The Influence of Air Pollution on Corticolous Lichens near the Strathcona Industrial Area, Alberta

M. Elsinger, E. Burrell, N. deBruyn, K. Tanasichuk, K. Timoney


Lichens that grow on the bark of mature trees were studied at 35 sites along an air pollution gradient east of Edmonton, Alberta. Data on species composition, richness, and cover were recorded in October 1999 in a matrix of sites that extends from a known source of pollutants (the Strathcona Industrial Area) east across Strathcona County. Air pollution is affecting the corticolous lichen community. Lichen species richness and total cover increased with distance from the pollution source. Species richness in areas distant from pollution was roughly twice that in areas near the Strathcona Industrial Area. Xanthoria fallax and Phaeophyscia orbicularis were the most pollution tolerant lichens. Xanthoria hasseana, Ochrolechia arborea, Physcia adscendens, Parmelia sulcata, and Melanelia albertana were rare or absent near the pollution source and common in more distant areas. Most of the 15 species assessed were sensitive to air quality to some degree. Some lichens near the refineries and in Sherwood Park showed abnormal coloration and poor thallus integrity indicative of stress. We discuss implications for human health.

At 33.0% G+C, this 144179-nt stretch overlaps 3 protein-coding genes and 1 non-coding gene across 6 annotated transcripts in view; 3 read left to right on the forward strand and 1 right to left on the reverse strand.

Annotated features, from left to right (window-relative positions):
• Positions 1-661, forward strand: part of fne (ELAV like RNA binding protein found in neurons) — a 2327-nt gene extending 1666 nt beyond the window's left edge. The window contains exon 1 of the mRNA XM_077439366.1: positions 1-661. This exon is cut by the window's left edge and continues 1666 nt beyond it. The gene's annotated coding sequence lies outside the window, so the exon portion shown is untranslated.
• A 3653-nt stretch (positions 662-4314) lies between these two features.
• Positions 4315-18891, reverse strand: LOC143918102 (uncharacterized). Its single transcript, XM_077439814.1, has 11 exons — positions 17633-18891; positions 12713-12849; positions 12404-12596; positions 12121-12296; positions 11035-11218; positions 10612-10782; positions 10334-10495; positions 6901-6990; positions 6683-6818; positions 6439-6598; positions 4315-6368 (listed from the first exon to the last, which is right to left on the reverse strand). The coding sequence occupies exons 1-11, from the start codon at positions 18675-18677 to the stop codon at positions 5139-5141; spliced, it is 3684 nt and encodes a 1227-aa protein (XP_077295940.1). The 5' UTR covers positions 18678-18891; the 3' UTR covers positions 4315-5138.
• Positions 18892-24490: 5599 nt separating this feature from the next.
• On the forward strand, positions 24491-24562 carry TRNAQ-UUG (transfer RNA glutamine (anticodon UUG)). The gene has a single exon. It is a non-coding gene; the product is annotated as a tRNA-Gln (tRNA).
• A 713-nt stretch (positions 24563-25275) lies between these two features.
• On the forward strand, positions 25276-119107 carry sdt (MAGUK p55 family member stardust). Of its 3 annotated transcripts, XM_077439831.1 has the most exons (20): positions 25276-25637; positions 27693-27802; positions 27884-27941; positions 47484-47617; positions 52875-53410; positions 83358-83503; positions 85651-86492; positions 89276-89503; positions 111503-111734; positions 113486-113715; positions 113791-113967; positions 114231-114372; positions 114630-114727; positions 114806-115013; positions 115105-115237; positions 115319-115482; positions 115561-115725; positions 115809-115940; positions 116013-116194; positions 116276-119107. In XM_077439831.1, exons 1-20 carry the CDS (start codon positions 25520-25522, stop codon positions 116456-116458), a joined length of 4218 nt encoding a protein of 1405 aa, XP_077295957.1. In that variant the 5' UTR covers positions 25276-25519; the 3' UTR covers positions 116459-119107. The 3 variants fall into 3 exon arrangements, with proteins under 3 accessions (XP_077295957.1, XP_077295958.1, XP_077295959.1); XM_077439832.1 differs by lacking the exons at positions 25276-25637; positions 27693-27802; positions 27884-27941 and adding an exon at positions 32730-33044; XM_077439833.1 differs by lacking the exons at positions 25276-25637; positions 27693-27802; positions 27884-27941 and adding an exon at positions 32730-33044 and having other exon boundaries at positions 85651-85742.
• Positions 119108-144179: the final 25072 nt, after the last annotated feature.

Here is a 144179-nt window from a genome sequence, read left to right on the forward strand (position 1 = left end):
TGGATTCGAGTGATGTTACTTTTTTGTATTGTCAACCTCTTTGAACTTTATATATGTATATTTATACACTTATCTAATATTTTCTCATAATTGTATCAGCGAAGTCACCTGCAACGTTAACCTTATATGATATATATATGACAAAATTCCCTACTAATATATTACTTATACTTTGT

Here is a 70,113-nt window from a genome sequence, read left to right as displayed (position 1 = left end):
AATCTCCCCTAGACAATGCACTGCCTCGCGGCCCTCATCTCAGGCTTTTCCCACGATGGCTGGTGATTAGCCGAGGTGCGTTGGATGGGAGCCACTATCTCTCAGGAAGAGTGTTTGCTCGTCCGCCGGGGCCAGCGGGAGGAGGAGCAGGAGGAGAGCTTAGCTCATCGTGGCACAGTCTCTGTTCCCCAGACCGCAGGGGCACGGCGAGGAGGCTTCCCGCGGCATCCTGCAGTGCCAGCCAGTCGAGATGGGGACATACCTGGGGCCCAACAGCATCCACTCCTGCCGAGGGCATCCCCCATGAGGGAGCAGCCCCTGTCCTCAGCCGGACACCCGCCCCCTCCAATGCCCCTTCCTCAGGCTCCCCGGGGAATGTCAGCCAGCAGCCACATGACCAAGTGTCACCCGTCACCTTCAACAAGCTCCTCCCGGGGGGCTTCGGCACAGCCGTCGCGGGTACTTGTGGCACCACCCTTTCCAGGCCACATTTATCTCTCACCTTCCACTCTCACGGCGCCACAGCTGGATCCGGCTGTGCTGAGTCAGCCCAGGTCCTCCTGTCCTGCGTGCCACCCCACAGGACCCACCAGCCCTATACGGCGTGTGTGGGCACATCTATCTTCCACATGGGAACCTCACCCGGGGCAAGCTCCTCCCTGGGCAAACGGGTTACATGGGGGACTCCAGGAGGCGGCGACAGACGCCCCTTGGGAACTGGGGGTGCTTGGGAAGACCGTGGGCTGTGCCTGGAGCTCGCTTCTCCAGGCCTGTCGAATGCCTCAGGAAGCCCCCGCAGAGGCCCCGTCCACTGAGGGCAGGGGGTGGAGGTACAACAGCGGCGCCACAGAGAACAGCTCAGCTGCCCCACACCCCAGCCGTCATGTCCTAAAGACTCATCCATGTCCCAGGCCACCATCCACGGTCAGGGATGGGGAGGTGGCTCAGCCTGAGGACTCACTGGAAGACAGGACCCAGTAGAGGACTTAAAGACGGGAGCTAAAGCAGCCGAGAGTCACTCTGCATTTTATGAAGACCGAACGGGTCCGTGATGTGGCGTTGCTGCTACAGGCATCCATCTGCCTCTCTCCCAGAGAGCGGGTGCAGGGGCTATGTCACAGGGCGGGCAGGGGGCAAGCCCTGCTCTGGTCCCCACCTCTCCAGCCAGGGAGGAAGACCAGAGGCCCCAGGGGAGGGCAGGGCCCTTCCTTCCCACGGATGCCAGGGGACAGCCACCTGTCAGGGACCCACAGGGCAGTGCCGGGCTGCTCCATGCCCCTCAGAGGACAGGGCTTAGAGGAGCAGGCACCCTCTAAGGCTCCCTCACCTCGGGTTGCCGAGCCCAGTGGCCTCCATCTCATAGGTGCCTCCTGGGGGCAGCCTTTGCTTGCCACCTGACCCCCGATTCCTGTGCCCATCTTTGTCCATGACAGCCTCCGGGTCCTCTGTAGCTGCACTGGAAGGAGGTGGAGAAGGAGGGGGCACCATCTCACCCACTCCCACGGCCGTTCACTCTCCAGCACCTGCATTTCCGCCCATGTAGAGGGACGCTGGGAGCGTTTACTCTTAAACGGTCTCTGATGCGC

corticolous lichens; air pollution; health; refineries; vehicle emissions; Alberta

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